And there was also Couva North MP Rudranath Indarsingh claiming that Government favoured a Chinese firm to take over the running of the Port of Port of Spain and a French firm was interested as well. Works and Transport Minister Rohan Sinanan said he had no knowledge of that.

Opposition MPs Khadijah Ameen and Saddam Hosein. - Courtesy the Office of T&T Parliament

Not to be left out, Naparima MP Rodney Charles repeated his claim of 100,000 Venezuelans in TT, saying "some estimate" this number, without saying who the "some" are.

Sigh of relief

Unsurprisingly a number of ministers spoke of support provided to citizens. Social Development Minister Donna Cox said her ministry has assisted over 170,000 citizens with grants during the covid19 pandemic, at a cost of $329,600,240.

Minister in the Ministry of Finance Brian Manning listed the social assistance given to citizens to help cope with the lockdown during the pandemic, including $129 million in salary relief grants, $17 million in food cards, $16 million in rental assistance and $6.3 million in food vouchers.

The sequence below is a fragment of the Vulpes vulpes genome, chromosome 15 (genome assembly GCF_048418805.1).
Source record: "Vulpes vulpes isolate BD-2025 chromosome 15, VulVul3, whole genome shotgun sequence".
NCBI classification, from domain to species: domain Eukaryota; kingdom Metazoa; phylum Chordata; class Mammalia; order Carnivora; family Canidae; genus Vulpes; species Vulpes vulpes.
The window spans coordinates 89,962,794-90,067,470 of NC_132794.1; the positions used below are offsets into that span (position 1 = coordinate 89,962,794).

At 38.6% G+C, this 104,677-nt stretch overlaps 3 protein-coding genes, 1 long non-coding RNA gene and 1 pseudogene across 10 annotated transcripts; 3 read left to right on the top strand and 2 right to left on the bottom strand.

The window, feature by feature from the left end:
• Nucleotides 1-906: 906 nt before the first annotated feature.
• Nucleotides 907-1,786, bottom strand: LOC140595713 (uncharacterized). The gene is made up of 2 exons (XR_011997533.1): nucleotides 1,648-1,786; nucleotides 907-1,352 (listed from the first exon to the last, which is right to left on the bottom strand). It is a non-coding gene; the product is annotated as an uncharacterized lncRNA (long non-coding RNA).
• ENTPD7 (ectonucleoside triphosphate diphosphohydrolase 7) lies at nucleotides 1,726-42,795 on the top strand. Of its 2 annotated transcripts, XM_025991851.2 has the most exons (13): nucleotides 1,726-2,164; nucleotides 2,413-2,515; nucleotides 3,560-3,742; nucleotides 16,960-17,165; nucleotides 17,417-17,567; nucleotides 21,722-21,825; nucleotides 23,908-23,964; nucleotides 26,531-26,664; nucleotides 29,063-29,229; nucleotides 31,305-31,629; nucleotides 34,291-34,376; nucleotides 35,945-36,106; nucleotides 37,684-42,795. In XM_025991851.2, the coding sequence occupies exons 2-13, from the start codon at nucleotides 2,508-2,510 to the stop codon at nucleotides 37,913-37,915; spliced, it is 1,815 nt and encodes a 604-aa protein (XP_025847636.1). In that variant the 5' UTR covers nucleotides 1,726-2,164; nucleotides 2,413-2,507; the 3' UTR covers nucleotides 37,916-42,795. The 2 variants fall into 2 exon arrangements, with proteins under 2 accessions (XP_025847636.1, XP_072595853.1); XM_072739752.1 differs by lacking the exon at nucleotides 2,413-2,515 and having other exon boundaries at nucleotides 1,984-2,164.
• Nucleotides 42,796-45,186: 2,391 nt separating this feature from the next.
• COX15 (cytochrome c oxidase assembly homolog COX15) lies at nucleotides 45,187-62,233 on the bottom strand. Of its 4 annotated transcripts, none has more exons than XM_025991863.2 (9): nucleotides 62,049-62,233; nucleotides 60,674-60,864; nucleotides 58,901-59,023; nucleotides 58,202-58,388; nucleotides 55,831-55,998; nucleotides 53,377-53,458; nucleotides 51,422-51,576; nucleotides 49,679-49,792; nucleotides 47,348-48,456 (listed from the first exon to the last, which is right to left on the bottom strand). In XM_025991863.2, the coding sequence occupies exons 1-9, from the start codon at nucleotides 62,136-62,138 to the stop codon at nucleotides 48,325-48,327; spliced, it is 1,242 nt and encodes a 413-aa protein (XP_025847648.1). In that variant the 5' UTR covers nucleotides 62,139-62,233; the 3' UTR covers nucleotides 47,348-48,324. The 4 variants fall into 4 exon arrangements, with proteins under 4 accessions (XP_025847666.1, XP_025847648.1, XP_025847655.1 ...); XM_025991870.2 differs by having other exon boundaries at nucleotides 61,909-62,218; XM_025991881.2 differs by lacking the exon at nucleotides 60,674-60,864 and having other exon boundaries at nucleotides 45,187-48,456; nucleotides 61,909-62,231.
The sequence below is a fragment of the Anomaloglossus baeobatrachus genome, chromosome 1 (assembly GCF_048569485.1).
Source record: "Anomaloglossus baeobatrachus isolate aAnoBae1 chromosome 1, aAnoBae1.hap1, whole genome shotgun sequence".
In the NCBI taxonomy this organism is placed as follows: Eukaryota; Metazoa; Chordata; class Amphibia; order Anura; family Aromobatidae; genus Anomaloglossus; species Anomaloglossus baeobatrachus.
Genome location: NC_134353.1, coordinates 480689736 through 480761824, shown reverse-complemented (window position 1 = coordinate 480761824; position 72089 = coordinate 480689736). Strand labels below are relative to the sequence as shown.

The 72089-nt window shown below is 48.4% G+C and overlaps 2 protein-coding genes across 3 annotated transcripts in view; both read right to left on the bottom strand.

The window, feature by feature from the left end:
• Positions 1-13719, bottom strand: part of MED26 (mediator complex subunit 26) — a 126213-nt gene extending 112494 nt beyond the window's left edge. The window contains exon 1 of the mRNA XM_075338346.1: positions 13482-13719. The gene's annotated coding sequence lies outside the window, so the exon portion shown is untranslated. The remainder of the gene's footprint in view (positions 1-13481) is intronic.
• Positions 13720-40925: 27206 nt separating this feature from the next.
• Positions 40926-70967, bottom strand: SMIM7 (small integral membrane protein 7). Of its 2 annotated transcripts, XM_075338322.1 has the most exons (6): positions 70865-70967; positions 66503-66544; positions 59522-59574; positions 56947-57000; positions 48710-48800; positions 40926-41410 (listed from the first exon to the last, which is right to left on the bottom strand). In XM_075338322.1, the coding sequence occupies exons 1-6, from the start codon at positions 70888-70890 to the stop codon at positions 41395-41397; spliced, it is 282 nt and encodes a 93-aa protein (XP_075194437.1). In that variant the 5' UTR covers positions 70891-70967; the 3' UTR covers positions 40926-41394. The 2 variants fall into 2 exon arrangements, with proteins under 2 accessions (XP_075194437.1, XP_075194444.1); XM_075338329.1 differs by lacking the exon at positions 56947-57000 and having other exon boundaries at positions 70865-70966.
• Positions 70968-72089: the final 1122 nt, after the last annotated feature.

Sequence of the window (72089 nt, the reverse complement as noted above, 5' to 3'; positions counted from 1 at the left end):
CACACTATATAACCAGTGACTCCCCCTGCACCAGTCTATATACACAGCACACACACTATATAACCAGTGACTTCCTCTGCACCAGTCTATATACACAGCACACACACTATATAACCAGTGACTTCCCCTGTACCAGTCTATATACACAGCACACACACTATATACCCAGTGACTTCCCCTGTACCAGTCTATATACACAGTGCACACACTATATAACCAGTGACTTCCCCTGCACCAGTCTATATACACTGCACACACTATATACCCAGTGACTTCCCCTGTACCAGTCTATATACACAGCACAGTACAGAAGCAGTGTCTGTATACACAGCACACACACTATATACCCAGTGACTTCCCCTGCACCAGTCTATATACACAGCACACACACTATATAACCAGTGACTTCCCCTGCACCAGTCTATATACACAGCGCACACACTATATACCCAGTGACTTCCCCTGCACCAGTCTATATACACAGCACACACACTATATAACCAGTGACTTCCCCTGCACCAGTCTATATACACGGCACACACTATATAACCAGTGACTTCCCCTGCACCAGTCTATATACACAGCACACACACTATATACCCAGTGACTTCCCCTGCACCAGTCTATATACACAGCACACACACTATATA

And Foreign and Caricom Affairs Minister Dr Amery Browne reported more than US$250,000 had been given to 298 stranded nationals through five overseas missions between August and September.

Wheel and come again

A couple of new MPs had to figuratively eat their words during the past week. New Moruga/Tableland MP Michelle Benjamin, during her contribution, claimed that people in her constituency were misled about the decriminalisation of marijuana, with some being charged for having amounts which are permissible by law.

"This is deception of the highest order."

After Leader of Government Business Camille Robinson-Regis complained, Speaker Bridgid Annisette-George told Benjamin to withdraw her claim. She complied.